05:54 GMT23 February 2020
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    The recent diplomatic scandal between Sweden and China is the latest confrontation between China’s and a Western country.

    China doesn’t threaten small countries but points out the groundlessness of their self-judgments. Sputnik talked to several experts to discuss the statement of China’s ambassador to Sweden, Gui Congyou, which resulted in the Chinese diplomat being summoned to the Swedish Foreign Ministry.

    Talking to the Swedish CTV channel, the ambassador figuratively responded to criticism of China. The situation reminded him of an under-48-kilogram boxer’s desire to fight with an under-86-kilo boxer. In turn, the heavyweight boxer advised him to stick to his business; however, the lightweight boxer continued provoking him. “What choice remains with the heavyweight boxer?” the ambassador asked.

    Talking to the same TV channel, Swedish Foreign Minister Anne Linde regarded this statement as “an unacceptable threat.” On 21 January, the Chinese ambassador was summoned to the Swedish Foreign Ministry; three political parties in the Swedish Parliament called for his expulsion from the country.

    This shouldn’t be considered a threat to a small country on the part of a large one, especially since the ambassador himself warned of the illegitimacy of such an interpretation of his words. This fact was pointed out by Cui Hongjian, an expert at the Center for European Studies of China Institute for International Affairs.

    “Talking to the Swedish TV channel, the ambassador explained his position, hoping to avoid interpreting it as a threat. Indeed, there’re differences between China and Sweden in terms of size. China has its own management experience, historical traditions, and goals of political and economic development, which the outside world may find difficult to understand. The ambassador probably had his own reasons to use that metaphor, but it shouldn’t be considered a threat to smaller sized countries on the part of China. China hopes that the outside world, including a number of countries, realizes that there might be one-sidedness, unfoundedness and subjectivity of their judgments regarding China. And this, objectively, doesn’t help real interstate relations development. I believe that this is precisely the meaning the ambassador wanted to convey by his metaphor,” he said.

    China always carefully monitors what foreign mainstream media say about the country, and the reaction is almost always the same: China asks them to tone down and start some constructive discussion. This is what Alexei Maslov, sinologist, HSE professor, said about the conflict situation.

    “I saw a number of publications in the Swedish media; they are really shallow, and most importantly, they are not based on thorough analysis. China takes well to any articles that are based on an in-depth study of the economic and political problems, but it doesn’t like it when they talk about it in an amateur way. It seems that Sweden simply doesn’t have sufficiently large expertise in the field of Chinese studies.”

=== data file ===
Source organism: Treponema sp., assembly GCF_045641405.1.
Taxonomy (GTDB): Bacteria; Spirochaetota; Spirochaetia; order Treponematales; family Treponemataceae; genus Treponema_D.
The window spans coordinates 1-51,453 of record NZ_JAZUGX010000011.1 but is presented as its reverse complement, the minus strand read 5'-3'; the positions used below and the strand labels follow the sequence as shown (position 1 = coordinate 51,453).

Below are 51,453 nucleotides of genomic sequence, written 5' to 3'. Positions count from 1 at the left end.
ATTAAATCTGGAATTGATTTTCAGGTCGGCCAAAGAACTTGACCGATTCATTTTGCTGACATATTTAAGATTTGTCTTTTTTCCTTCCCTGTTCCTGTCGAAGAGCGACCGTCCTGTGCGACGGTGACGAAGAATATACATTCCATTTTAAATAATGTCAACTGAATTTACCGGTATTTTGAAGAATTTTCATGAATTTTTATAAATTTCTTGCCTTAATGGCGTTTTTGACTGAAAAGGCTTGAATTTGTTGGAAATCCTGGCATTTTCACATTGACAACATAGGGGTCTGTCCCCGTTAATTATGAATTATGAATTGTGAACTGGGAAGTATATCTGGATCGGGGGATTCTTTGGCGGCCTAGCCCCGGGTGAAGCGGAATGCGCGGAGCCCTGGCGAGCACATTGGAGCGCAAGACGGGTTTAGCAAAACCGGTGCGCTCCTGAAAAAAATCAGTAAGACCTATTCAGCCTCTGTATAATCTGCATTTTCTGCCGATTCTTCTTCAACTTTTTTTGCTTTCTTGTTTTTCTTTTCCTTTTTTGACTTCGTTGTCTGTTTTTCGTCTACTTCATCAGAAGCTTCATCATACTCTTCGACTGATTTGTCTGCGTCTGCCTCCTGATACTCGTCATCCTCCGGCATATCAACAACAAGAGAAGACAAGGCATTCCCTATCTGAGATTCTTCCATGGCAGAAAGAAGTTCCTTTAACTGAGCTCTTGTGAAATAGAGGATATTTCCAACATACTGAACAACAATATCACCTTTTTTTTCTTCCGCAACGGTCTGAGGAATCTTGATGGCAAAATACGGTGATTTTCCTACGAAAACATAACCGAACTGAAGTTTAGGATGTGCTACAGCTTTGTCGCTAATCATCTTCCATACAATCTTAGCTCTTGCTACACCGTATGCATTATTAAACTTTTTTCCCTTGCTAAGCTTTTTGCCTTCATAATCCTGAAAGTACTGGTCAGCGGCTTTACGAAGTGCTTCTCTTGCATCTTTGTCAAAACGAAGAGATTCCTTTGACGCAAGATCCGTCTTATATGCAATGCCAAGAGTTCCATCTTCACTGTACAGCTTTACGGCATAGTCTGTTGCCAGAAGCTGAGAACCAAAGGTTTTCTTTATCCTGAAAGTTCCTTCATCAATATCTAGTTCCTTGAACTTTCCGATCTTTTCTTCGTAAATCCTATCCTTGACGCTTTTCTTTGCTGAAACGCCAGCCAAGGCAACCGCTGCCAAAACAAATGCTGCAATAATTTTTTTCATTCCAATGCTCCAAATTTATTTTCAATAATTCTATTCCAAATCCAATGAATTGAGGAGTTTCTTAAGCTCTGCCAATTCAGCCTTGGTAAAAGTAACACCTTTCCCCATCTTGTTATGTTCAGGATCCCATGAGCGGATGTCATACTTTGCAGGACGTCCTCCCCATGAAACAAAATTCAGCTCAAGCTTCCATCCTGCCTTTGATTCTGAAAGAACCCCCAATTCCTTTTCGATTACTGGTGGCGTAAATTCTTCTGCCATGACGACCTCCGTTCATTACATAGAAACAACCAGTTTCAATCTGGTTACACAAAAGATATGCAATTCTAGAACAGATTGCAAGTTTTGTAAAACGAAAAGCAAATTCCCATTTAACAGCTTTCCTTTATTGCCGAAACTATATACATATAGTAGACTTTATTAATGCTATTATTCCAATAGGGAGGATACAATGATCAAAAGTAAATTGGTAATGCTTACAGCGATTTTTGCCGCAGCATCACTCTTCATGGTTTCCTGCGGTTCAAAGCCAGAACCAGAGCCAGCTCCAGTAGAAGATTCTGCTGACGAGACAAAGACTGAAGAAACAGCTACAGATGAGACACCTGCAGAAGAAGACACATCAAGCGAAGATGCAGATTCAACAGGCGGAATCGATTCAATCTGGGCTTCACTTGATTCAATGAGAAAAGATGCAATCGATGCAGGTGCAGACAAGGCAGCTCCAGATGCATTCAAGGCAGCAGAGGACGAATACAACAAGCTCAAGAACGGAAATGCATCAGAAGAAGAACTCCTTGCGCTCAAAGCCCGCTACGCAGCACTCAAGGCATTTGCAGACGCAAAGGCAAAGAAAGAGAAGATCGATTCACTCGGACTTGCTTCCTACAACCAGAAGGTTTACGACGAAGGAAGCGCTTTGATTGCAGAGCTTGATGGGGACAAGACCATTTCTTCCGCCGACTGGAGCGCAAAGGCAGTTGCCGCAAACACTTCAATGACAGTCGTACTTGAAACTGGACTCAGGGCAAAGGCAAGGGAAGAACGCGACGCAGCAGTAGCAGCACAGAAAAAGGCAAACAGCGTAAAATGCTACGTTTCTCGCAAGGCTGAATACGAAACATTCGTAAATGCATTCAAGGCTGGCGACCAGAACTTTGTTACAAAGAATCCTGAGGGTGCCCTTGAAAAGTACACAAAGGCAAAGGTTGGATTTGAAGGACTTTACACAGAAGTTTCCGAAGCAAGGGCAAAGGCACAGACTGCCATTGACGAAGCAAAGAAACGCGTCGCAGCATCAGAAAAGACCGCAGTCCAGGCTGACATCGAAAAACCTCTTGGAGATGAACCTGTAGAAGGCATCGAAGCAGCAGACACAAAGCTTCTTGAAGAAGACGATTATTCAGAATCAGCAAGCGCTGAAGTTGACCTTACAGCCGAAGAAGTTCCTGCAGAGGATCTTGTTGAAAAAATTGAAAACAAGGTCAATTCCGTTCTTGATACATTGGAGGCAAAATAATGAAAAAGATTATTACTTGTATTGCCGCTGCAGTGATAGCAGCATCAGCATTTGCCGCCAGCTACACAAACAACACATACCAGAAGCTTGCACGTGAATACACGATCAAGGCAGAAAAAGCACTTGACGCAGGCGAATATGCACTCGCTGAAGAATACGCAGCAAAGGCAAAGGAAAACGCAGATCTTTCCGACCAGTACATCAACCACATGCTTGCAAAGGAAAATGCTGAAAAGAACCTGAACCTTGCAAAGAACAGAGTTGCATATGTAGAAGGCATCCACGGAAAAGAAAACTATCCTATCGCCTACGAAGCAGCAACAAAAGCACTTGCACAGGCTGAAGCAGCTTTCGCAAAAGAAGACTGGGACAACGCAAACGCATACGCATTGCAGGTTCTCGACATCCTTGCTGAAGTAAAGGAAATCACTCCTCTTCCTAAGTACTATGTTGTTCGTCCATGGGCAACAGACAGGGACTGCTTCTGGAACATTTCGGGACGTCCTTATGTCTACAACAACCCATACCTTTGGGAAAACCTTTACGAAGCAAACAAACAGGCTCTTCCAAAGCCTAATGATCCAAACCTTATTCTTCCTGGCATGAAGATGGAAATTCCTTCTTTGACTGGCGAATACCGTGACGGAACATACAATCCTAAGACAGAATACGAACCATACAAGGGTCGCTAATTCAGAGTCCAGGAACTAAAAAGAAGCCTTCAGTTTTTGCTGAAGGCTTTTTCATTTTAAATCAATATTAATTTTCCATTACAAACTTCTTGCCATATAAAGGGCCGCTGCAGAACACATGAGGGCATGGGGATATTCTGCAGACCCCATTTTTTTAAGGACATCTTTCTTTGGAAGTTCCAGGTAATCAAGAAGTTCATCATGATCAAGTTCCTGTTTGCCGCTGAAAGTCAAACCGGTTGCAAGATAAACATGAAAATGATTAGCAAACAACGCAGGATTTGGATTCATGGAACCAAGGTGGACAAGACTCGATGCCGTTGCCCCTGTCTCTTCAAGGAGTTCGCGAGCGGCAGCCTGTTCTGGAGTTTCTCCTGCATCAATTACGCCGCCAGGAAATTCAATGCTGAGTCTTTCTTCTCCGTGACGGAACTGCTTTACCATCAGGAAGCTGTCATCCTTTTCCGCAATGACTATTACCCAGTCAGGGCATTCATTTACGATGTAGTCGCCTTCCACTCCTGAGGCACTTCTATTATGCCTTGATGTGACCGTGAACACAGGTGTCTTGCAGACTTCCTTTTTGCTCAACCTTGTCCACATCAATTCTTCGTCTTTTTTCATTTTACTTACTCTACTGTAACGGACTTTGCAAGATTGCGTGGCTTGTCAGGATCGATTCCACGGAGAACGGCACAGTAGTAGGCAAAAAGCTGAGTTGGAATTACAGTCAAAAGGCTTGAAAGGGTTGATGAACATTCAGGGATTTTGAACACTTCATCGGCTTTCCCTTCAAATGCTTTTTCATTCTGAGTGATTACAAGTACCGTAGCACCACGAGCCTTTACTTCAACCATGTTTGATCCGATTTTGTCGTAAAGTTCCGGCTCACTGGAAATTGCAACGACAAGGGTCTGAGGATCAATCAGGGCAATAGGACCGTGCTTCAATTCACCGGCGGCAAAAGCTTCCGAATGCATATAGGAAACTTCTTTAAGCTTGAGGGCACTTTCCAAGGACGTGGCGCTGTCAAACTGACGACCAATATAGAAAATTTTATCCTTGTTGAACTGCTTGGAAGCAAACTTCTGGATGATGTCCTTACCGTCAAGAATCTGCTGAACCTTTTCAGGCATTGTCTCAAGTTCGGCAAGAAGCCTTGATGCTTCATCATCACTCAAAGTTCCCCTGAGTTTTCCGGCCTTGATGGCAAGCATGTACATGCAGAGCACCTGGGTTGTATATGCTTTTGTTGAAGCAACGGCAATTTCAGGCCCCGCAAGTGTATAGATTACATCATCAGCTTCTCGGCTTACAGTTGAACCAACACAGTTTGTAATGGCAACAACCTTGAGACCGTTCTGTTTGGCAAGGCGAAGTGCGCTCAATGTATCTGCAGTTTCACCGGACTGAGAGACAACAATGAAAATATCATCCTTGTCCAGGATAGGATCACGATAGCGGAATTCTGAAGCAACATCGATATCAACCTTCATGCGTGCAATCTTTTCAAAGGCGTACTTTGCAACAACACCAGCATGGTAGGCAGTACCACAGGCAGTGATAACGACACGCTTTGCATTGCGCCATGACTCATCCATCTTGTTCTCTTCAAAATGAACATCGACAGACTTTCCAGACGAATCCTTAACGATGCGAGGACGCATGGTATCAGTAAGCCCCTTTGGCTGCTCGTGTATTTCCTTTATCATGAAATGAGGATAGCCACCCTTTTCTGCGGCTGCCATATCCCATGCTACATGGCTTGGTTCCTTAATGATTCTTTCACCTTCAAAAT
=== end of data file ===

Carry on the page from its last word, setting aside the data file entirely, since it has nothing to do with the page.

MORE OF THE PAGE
Alexei Maslov believes that the current diplomatic scandal between Sweden and China is the next stage of China’s political confrontation with a number of Western countries. Cui Hongjian, for his part, points out that in Sino-Swedish relations, issues of politics and ideology can supplant such a priority of recent years as trade and economic cooperation. In his opinion, Sweden should rethink its approaches to China for the sake of developing bilateral relations:

    “Over the past two years, a number of problems have arisen in Chinese-Swedish relations. The main reason is the differences in the stages of development. Today’s problems and challenges are also associated with the dissimilarity of the two countries. The parties are making some adjustments to their policies; perhaps Sweden needs to make such changes in the diplomatic sphere faster. Today, there’s a negative view of China in Europe; perhaps, Sweden is experiencing a certain external pressure in this situation, so it needs to continue adjusting its behaviour regarding China. For example, in previous years, economic and trade cooperation has been a priority agenda in Sino-Swedish relations. Today, priorities can change under the influence of factors related to politics, security and even ideology. Therefore, Sweden needs to think and determine the priorities for Sino-Swedish relations development.”

    Sino-Swedish relations have fallen to the lowest level in recent years after Swedish Minister of Culture Amanda Lind attended the ceremony of awarding journalist Gui Minhai, who is detained in China ,with the prize of PEN, an international human rights organization.

    The Foreign Ministry of China called the visit a “mistake” and warned Stockholm of any actions that undermine the legal sovereignty of the PRC.

    The views and opinions expressed in the article do not necessarily reflect those of Sputnik.

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    priorities, broadcaster, relations, diplomatic scandal, China, Sweden
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